SRINAGAR: From the Tourist Reception Centre through Regal Chowk and straight up to Amira Kadal Bridge, a stretch on which traffic remains suspended for three days ahead of Eid for business activity, there was no public movement nor any business activity on Monday, just days away from Eid-ul-Fitr. The road stretch, like elsewhere, has been barricaded, and government forces deployed to prevent anyone from entering or gathering.
The scene is reminiscent of last year’s lockdown imposed by the government to contain the surge of Covid-19 cases. The lockdown has done away with any semblance of celebration and festivity of Eid-ul-Fitr. The buzz in the markets is nowhere visible. There is no rush, no crowds, no business activity.
“There is no celebration this year, too, on the occasion of Eid,” said Muzaffar Ahmad, a resident of Safa Kadal, Srinagar. “It is not that the markets are shut, but there is no inner peace. I don’t feel like celebrating Eid, nor do my family members. Everything about us and around us appears to be in mourning.”
Markets which remained abuzz with people and business activity ahead of Eid continue to remain shut for nearly two weeks now. The lockdown has been extended till May 17. Eid, which will most likely happen either on May 13 or May 14, will have to be celebrated under the lockdown.
Goni Khan, the busiest market in the valley, has been closed both at its entry and exit points. Any attempt by a shopkeeper to open his shop is either responded to with beatings, or challan and arrest. So is the situation in its neighbouring markets. In uptown Srinagar areas like Sanat Nagar and Chanapora, shopkeepers try to give the slip to police by downing their shutters when the police are around and opening them when they are gone.
“We have been locked inside homes for two weeks now. Business activity is shut. We are making an attempt to make some quick buck for Eid. We, too, have families,” said Ali Muhammad, a textile shopkeeper at Chanapora.
Ali is a father of three daughters and a son. All of them are students, not contributing to the home finances. He takes care of it all alone. Most of what he had saved has been exhausted, he said.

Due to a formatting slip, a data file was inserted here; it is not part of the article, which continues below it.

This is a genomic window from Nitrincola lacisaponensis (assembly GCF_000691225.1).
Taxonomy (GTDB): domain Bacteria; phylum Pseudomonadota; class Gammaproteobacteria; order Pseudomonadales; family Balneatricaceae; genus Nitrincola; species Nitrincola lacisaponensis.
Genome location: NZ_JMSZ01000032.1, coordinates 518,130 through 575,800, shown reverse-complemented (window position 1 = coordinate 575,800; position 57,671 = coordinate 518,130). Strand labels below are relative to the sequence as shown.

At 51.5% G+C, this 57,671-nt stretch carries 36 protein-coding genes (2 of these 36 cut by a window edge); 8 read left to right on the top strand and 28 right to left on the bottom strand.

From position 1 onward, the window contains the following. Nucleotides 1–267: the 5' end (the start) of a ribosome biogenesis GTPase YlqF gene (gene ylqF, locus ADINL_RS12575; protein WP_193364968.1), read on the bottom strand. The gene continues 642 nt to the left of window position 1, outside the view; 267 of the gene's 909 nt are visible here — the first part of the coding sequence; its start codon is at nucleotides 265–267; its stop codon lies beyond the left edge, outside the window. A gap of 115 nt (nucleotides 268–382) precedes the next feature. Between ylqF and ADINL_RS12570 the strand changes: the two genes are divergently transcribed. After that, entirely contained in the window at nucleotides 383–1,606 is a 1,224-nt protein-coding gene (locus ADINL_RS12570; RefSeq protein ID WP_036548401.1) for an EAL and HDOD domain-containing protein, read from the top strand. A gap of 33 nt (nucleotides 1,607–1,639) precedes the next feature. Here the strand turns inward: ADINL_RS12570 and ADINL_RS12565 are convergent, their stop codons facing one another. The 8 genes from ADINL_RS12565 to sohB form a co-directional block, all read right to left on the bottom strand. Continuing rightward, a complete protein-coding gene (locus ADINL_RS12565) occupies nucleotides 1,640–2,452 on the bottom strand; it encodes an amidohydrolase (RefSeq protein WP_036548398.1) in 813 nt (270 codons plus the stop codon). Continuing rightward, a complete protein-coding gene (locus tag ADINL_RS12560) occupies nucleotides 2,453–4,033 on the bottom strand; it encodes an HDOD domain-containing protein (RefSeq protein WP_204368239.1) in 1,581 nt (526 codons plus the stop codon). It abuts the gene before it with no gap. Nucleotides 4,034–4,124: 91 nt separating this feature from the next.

The chance of markets opening anytime soon also seems bleak. About 2800 people have died so far and 2,16,932 people have been recorded as positive since the pandemic began last year. Since the beginning of April this year, Jammu and Kashmir has been reeling under the second wave of Covid, recording a 700 percent increase in active cases in the four weeks of April, from 2,874 cases on April 1 to 22,283 at the end of the month.
Four consumables — mutton, chicken, bakery and clothing — have been off business this season as well. Khazir Muhammad Rigoo, the Retail Butchers Association President, told Kashmir Reader that there has been very limited sale of mutton because shops remain closed.
“All that has been sold has been done secretly. How much can be made out of it? You can decipher yourself,” he said.
So has been true of textile, bakery and chicken. Mushtaq Ahmad Khan, a leading wholesaler of textile, told Kashmir Reader that fifteen days of lockdown have dropped sales to zero. Everything that was bought for sale ahead of Eid remains in stock, he said.
“I am not content with the thought of Eid because things around us are not good,” said Nowsheen Raja, a 30-year-old fashion design entrepreneur. “Now we find meaning to other things of life, like getting involved in family life with dear ones and celebrating Eid with them only. We are afraid of someone coming home as he or she may be a carrier of the virus,” she added.
Her business unit, which sells customised dresses and apparels online, has faced a 40 percent dip. This is despite the fact that she sells online and has no physical contact with the customers as she gets the orders dropped at their homes.
“People have cut down on their shopping. This time only those people are buying who have to. Like brides, for their bridal outfits,” she said.
There is, however, some relief for bakery and confectionary shops. They have been allowed to operate. But Adil, owner of the Groxery store, said that people have chosen to buy online. He has purchased from various bakers and sold items online. Daily his orders are double of what they used to be, he said.
Haris, who runs his eatery at Sopore, told Kashmir Reader that this year he started to drop orders at home due to Covid. So far the response is good, he added.
As businesses have died, so have social interactions. Visiting loved ones and greeting them is fundamental to Eid, but as the virus spreads, it is hitting this custom, too. Children are getting no toys, no new clothes this Eid. They, too, will remain confined to their homes.